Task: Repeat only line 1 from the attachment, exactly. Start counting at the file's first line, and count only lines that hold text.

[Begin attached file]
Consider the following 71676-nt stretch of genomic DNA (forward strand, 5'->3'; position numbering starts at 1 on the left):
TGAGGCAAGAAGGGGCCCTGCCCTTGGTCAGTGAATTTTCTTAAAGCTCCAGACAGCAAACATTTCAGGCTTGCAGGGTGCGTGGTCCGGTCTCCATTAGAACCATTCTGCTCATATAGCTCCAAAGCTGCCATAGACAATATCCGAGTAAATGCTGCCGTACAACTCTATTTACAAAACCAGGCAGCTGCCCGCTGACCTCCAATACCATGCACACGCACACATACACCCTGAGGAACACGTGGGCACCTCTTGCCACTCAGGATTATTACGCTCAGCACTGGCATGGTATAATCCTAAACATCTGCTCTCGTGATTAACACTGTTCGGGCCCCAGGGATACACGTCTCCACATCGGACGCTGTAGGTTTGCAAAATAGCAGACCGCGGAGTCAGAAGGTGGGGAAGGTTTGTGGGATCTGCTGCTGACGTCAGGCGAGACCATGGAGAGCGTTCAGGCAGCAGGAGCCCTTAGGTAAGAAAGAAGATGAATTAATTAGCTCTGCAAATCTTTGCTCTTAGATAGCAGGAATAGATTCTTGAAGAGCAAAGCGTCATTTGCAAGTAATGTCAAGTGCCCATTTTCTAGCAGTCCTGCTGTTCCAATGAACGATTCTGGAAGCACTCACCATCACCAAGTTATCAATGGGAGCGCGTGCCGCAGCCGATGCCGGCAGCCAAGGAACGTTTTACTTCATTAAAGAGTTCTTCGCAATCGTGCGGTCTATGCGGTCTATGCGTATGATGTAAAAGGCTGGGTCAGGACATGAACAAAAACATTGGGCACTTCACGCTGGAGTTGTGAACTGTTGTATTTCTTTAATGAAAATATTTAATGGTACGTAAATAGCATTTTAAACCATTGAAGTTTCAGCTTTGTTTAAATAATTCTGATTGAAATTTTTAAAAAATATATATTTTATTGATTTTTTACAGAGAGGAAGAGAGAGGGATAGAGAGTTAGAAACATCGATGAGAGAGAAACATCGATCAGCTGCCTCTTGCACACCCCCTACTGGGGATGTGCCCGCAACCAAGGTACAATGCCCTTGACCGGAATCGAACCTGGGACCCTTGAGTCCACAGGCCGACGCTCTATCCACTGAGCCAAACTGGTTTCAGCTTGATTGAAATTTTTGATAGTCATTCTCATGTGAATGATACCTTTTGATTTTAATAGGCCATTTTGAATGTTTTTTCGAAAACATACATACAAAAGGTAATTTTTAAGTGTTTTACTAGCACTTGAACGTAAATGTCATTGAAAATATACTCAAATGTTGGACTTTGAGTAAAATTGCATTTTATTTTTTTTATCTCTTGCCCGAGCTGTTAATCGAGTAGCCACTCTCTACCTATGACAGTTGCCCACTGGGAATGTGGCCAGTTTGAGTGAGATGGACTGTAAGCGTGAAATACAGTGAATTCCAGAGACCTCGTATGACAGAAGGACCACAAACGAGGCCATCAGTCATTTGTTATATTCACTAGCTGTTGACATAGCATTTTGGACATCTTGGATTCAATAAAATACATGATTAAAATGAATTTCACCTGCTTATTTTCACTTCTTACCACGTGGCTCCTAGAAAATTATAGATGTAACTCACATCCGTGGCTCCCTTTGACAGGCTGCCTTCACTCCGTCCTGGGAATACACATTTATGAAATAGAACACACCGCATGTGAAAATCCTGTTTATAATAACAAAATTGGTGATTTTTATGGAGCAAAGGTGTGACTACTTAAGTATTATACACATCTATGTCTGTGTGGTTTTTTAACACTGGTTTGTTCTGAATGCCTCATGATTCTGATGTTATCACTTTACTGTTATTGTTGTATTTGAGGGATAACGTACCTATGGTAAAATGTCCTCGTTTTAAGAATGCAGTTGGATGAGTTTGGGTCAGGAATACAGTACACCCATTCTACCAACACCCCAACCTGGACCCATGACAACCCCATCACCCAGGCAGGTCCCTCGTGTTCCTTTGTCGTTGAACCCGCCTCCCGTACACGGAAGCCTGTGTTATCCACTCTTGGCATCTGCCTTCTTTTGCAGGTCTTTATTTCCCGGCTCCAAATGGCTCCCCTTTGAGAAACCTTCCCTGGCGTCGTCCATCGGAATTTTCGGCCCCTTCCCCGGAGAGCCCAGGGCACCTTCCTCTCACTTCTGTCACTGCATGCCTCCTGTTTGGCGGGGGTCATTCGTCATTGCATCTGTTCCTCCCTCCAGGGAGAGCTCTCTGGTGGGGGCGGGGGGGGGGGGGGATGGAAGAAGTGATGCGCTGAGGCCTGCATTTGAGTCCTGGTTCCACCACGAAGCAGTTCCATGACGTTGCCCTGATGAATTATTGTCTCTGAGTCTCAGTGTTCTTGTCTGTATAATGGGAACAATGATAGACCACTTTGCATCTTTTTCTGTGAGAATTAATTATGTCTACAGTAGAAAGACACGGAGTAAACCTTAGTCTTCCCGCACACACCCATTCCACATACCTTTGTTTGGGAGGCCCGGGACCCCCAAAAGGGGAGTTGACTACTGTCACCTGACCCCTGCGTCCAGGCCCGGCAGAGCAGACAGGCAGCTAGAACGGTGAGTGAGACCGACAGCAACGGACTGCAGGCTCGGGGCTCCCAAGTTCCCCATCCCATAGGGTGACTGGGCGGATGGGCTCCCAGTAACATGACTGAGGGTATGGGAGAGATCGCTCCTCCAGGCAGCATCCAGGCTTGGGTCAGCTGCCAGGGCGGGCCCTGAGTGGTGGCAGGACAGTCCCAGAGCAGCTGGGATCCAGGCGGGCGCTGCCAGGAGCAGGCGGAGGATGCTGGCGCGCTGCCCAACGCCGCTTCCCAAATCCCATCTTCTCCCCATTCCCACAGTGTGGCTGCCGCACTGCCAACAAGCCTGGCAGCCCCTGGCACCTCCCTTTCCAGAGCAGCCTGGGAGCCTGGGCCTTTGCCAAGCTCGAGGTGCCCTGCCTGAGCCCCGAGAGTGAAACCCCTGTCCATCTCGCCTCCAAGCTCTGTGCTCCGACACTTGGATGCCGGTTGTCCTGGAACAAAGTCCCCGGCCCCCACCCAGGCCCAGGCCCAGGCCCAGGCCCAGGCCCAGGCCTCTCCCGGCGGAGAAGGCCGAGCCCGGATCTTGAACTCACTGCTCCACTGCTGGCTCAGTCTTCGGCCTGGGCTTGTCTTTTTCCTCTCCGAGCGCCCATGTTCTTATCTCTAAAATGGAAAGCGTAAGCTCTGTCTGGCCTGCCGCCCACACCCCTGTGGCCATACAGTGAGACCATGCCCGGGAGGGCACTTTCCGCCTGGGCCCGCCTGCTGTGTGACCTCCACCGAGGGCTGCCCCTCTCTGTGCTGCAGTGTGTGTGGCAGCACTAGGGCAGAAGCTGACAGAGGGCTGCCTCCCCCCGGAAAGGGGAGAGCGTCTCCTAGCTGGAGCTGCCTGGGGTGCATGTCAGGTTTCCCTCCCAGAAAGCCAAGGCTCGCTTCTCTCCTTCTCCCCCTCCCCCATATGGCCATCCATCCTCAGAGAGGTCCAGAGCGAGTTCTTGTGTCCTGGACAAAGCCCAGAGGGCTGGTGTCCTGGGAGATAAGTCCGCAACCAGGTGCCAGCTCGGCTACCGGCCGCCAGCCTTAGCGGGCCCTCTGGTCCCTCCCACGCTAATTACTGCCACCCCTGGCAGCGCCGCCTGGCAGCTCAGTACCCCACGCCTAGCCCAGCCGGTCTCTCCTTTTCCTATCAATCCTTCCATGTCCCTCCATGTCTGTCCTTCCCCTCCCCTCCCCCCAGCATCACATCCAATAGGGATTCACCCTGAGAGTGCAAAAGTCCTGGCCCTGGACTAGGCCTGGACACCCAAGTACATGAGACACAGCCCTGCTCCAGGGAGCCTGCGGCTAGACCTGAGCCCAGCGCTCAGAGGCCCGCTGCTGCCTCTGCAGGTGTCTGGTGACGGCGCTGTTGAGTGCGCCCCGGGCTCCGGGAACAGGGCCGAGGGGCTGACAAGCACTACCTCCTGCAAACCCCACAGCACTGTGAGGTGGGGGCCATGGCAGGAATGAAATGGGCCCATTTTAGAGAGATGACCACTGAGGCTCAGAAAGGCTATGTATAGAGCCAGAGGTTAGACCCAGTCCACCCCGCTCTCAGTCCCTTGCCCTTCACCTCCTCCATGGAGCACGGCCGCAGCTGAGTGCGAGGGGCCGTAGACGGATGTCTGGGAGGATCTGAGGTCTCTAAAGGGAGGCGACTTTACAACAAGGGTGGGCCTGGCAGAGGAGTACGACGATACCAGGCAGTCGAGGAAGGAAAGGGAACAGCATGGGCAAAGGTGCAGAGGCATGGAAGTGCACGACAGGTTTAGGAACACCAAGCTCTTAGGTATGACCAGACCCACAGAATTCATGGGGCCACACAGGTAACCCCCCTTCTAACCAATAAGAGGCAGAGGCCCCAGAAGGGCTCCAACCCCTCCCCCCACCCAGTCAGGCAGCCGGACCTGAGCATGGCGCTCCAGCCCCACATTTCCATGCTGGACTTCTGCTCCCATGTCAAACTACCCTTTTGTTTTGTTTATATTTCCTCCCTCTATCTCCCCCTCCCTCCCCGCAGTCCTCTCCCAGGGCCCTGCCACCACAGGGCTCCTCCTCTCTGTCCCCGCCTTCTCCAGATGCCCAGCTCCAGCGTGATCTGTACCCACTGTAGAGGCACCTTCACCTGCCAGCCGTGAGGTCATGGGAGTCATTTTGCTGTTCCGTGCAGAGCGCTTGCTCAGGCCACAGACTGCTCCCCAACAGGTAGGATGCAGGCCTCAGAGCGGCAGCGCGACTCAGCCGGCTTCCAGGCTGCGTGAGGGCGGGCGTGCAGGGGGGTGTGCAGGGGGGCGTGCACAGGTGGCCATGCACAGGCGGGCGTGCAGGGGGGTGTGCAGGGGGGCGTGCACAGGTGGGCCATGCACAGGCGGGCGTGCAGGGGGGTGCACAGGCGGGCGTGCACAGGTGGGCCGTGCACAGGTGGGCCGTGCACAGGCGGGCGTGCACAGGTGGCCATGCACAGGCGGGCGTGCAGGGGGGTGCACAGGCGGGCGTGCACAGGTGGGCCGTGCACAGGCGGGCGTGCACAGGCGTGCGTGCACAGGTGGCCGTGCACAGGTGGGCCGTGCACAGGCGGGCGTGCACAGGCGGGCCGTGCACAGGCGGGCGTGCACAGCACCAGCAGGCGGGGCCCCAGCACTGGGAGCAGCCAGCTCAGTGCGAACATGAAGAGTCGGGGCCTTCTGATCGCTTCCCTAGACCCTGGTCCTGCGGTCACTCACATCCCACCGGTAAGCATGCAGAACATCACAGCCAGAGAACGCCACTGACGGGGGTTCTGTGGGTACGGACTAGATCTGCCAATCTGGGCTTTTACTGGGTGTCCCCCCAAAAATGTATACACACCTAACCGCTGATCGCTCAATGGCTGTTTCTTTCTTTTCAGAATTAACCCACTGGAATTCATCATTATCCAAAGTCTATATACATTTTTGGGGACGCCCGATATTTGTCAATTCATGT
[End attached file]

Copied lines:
Consider the following 71676-nt stretch of genomic DNA (forward strand, 5'->3'; position numbering starts at 1 on the left):